UN anti-racism committee set to begin 2003 session
The 18-member Committee on the Elimination of Racial Discrimination (CERD) - the first body created by the UN to review actions by States to fulfil obligations under a specific human rights agreement - will meet from 3 to 21 March to review national anti-discrimination efforts and discuss ways to prevent racial discrimination.
The Governments of Côte d'Ivoire, Ecuador, Fiji, Ghana, Morocco, Poland, Russian Federation, Saudi Arabia, Slovenia, Tunisia and Uganda are expected to send representatives to present reports on national efforts to give effect to their treaty obligations under the International Convention on the Elimination of All Forms of Racial Discrimination. These countries are among the 167 States parties to the Convention, which took effect in 1969.
At this sixty-second session of the Committee, its members will also look into the state of affairs in Barbados, Bahamas, Guyana and Papua New Guinea under its review procedure. All of these States parties, except Guyana, have previously submitted reports to the Committee, but their periodic reports are overdue.
Also at this session, the Committee will continue its consideration of the prevention of racial discrimination, including through early warning measures and urgent action procedures. The members - who serve in their individual capacities - may decide to take steps to prevent existing problems from escalating into conflicts or may decide to initiate urgent action aimed at responding to problems requiring immediate attention to prevent or limit the scale or number of serious violations of the Convention. The Committee may also schedule a review of the situation in some countries at short notice.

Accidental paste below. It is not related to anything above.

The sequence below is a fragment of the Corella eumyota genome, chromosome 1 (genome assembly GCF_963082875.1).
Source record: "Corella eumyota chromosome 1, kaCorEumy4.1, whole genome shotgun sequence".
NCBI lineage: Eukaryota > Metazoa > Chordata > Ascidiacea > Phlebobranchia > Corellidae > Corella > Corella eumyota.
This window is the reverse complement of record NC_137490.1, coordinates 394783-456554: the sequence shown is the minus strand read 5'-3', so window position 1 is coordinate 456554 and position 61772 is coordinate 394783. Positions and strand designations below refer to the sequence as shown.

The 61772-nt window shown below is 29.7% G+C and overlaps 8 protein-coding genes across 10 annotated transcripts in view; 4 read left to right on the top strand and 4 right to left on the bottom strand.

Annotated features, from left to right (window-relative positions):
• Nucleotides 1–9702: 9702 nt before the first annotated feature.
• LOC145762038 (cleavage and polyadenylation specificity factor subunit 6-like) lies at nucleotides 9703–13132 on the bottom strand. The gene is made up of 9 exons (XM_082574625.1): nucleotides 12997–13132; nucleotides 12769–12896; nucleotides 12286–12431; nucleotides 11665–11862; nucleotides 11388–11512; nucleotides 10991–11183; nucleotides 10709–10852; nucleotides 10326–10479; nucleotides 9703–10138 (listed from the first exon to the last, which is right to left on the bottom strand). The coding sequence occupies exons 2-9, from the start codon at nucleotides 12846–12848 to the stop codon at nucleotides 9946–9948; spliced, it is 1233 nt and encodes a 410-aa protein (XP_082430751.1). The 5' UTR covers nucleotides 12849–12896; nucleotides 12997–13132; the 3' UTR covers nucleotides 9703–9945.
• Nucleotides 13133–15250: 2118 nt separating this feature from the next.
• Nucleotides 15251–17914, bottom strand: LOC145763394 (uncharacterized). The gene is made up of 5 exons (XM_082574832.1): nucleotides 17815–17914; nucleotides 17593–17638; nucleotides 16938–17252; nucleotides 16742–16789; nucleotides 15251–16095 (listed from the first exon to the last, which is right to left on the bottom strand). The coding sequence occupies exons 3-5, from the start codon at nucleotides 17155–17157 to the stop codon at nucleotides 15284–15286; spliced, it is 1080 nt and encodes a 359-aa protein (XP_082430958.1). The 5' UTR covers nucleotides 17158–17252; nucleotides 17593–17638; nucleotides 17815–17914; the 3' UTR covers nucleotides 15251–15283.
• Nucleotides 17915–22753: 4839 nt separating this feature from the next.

The Committee is also expected to continue its important practice of examining, in closed session, communications from individuals claiming to be victims of racial discrimination. Only complaints against the 41 States parties that have recognized the competence of the Committee under article 14 of the Convention are admissible.
Other agenda items include a general debate on a number of issues, including the Committee's methods of work; discussion of the effective implementation of international instruments on human rights; review of the progress of the Third Decade to Combat Racism and Racial Discrimination; and follow-up to the Durban World Conference against Racism.